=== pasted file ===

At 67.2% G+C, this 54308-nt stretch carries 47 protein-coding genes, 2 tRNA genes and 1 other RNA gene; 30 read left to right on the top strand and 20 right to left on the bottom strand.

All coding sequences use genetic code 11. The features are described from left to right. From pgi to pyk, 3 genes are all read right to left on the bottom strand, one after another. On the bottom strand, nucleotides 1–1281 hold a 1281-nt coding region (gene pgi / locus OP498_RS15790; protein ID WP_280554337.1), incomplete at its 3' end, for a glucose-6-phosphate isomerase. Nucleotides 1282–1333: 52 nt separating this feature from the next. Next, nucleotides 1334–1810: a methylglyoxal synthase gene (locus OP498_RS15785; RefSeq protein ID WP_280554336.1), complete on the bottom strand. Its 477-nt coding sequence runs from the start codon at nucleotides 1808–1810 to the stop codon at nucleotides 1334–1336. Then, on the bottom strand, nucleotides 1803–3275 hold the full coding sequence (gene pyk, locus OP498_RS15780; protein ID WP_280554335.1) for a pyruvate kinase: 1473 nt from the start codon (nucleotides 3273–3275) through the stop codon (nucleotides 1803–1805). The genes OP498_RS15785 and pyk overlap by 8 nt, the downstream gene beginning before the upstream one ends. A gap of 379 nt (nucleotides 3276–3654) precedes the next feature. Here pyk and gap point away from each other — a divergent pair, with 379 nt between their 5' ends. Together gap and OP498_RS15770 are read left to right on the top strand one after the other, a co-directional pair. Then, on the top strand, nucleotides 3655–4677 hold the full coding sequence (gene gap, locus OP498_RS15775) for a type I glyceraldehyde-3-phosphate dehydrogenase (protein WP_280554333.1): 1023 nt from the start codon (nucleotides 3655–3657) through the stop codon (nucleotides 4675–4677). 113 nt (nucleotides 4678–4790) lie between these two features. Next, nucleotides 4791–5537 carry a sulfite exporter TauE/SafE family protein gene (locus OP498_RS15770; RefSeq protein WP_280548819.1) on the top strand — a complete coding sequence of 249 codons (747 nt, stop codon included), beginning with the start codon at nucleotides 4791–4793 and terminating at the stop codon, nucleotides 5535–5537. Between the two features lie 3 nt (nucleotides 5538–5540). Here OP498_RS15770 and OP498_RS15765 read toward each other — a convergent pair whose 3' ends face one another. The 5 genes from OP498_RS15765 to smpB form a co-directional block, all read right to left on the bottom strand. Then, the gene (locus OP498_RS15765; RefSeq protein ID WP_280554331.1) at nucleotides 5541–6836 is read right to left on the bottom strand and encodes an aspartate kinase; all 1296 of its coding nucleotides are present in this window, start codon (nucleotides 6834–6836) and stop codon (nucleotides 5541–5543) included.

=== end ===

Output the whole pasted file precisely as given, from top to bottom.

At 67.2% G+C, this 54308-nt stretch carries 47 protein-coding genes, 2 tRNA genes and 1 other RNA gene; 30 read left to right on the top strand and 20 right to left on the bottom strand.

All coding sequences use genetic code 11. The features are described from left to right. From pgi to pyk, 3 genes are all read right to left on the bottom strand, one after another. On the bottom strand, nucleotides 1–1281 hold a 1281-nt coding region (gene pgi / locus OP498_RS15790; protein ID WP_280554337.1), incomplete at its 3' end, for a glucose-6-phosphate isomerase. Nucleotides 1282–1333: 52 nt separating this feature from the next. Next, nucleotides 1334–1810: a methylglyoxal synthase gene (locus OP498_RS15785; RefSeq protein ID WP_280554336.1), complete on the bottom strand. Its 477-nt coding sequence runs from the start codon at nucleotides 1808–1810 to the stop codon at nucleotides 1334–1336. Then, on the bottom strand, nucleotides 1803–3275 hold the full coding sequence (gene pyk, locus OP498_RS15780; protein ID WP_280554335.1) for a pyruvate kinase: 1473 nt from the start codon (nucleotides 3273–3275) through the stop codon (nucleotides 1803–1805). The genes OP498_RS15785 and pyk overlap by 8 nt, the downstream gene beginning before the upstream one ends. A gap of 379 nt (nucleotides 3276–3654) precedes the next feature. Here pyk and gap point away from each other — a divergent pair, with 379 nt between their 5' ends. Together gap and OP498_RS15770 are read left to right on the top strand one after the other, a co-directional pair. Then, on the top strand, nucleotides 3655–4677 hold the full coding sequence (gene gap, locus OP498_RS15775) for a type I glyceraldehyde-3-phosphate dehydrogenase (protein WP_280554333.1): 1023 nt from the start codon (nucleotides 3655–3657) through the stop codon (nucleotides 4675–4677). 113 nt (nucleotides 4678–4790) lie between these two features. Next, nucleotides 4791–5537 carry a sulfite exporter TauE/SafE family protein gene (locus OP498_RS15770; RefSeq protein WP_280548819.1) on the top strand — a complete coding sequence of 249 codons (747 nt, stop codon included), beginning with the start codon at nucleotides 4791–4793 and terminating at the stop codon, nucleotides 5535–5537. Between the two features lie 3 nt (nucleotides 5538–5540). Here OP498_RS15770 and OP498_RS15765 read toward each other — a convergent pair whose 3' ends face one another. The 5 genes from OP498_RS15765 to smpB form a co-directional block, all read right to left on the bottom strand. Then, the gene (locus OP498_RS15765; RefSeq protein ID WP_280554331.1) at nucleotides 5541–6836 is read right to left on the bottom strand and encodes an aspartate kinase; all 1296 of its coding nucleotides are present in this window, start codon (nucleotides 6834–6836) and stop codon (nucleotides 5541–5543) included.